Which makes it harder to leave every single time. Because if they can and do give so much, if they are suffering so much, how can I simply come and go so much? But … that is the assignment Bishop Duracin has given me, and right now, it is the best use of my gifts. So, I pack up once again, cover up my belongings here with sheets to keep the dust off, and head out to the airport. In less than two weeks, I’ll be back, so it isn’t as though I am leaving my adopted country forever. I just have to keep one foot in America, one foot in Haiti, going back and forth, for a while to come.

And even in the midst of all this devastation, there are good things to see. Walking down the streets, I see so many of my friends, and I know that strangers continue to be astounded at the joy of each meeting. This is Haiti — here we greet each other with hugs and kisses on the cheek. We laugh, we joke, we arrange to get together, we make sure that we know where each of us is, and what we are doing, we try to help each other. My street artist friends are delighted to know that the paintings I buy from them are to be sold in the U.S., and that their work in turn will fund the rebuilding of this nation. My vendor friends keep cold drinks hidden away for me, knowing that as I walk by, I will ask for my too-sweet-but-filling Tampico orange drinks. The children on the street play games with me — thumb warfare sometimes, other times just the word games we play about asking for money. The security guards at hotels nearby all greet me, and the waiters at restaurants (where I usually only go with visitors) all stop to greet me as well.

The other day, standing on my balcony, I realized for the first time that the big tree growing over the wall is an avocado tree! I had been watching a bee pollinate the blossoms, and suddenly saw … avocados! Turns out, it belongs to the hotel across the street, for it is actually growing in their parking lot. But the branches that cross over that wall? The fruit of those branches is ours! At first, I found just four tiny avocados — which still have a long way to go in their growing. Avocados here are between 8 and 10 inches long, and at least four inches around, and are so very delicious. Then I realized that there were all these buds on the tree branches. THEN, a few hours later, I came out to examine the tree again, and found five more teeny-tiny new avocados bursting forth. Finally, I looked up — remember, I’m on the third floor, so the branches are at eye level — and saw hundreds of buds! Oh, my gosh, I said to my friends, we’re going to have to open a market! We’ll be rich!!!! Thank God for that bee that drew my attention to the riches of God’s grace, literally right before my eyes.

There is another tree growing in our courtyard which bears what I think is breadfruit. I’m actually not certain what the fruit is, only that is is good to eat, and better to be turned into juice. I haven’t done the latter yet, but have partaken of that blessing as well. This tree literally grows through the steps leading to the parish hall on the second floor behind the church. I didn’t realize that it, too, is a fruit tree. I will eat more of this fruit when I return.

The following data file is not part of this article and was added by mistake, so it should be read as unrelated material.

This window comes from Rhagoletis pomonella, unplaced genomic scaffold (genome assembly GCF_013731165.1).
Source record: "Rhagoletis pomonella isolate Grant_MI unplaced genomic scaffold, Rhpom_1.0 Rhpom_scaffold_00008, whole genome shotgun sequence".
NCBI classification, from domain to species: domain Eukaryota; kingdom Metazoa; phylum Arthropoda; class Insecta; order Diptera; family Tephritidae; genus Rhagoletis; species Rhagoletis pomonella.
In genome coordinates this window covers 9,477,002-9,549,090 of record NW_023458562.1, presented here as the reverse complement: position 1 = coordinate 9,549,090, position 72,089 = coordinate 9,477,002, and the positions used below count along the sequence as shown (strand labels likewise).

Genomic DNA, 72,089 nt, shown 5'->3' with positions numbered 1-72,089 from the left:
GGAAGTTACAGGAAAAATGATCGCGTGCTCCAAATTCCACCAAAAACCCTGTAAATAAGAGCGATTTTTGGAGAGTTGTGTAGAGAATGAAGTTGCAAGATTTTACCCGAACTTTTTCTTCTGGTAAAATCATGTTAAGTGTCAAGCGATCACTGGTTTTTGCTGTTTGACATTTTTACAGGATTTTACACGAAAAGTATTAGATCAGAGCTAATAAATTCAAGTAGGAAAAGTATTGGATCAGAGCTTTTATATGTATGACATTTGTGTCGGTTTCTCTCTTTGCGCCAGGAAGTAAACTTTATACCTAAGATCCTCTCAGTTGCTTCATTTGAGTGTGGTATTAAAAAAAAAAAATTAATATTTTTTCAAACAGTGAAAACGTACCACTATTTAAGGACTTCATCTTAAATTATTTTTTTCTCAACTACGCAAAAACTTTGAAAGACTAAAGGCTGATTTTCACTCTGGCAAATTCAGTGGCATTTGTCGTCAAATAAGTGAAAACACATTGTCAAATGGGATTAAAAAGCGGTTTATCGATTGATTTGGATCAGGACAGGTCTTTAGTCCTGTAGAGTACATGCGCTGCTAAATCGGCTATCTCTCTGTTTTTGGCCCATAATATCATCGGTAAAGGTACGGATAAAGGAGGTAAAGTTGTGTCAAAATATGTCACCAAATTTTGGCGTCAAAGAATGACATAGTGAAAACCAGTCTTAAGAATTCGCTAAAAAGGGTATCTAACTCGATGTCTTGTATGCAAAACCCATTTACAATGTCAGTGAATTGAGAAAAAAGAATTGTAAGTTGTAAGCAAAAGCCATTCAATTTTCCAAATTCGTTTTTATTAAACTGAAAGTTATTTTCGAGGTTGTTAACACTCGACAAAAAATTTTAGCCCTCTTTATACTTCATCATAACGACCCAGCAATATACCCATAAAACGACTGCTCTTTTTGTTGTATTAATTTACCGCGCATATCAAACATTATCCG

This morning, I saw hundreds of children lining up to enter schools, which reopened this week. Not all of the schools are ready to reopen, but some have, and to see the children in their varied uniforms — every school child wears a uniform here — brings joy to all of us, for it is a sign that some normalcy is returning, and that education will continue, even if it has to happen under tents or in some cases, under the trees.

And just a little while ago, there was yet another street party right outside my door. Granted, the music is just a tad loud for me — anything that makes your heart thump is too loud for me. But it was joyful music, and brought joy to the thousands living in Place St. Pierre, even if only for a few moments.

Earlier this week, I drove from Port au Prince to Cange and then back. My triumph: I drive like a Haitian now, one hand on the steering wheel, one on the stick shift, one finger on the horn, ready to use it, at all times. Several times, I told my passengers to close their eyes — it’s easier for them. This may not sound like much of an accomplishment, but trust me, it is. To drive in Haiti is to be really bold — or to be crazy. We have three basic rules of the road: One, all other drivers are crazy. Two, lock your doors. Three, see Rule Number One. Oh, and it IS necessary to have a good horn. Weak horns on cars bring derision from all around. Good horns earn accolades. My car, which Bishop is driving right now (his was crushed when his house collapsed in the quake, and his new one is not yet here), has a decent horn. The rental car’s horn: Excellent. Not as good as the horn in a friend’s car — that’s a monster horn. But still, it was very good. And I am proud to have driven up-country. It leaves me with a feeling of panache.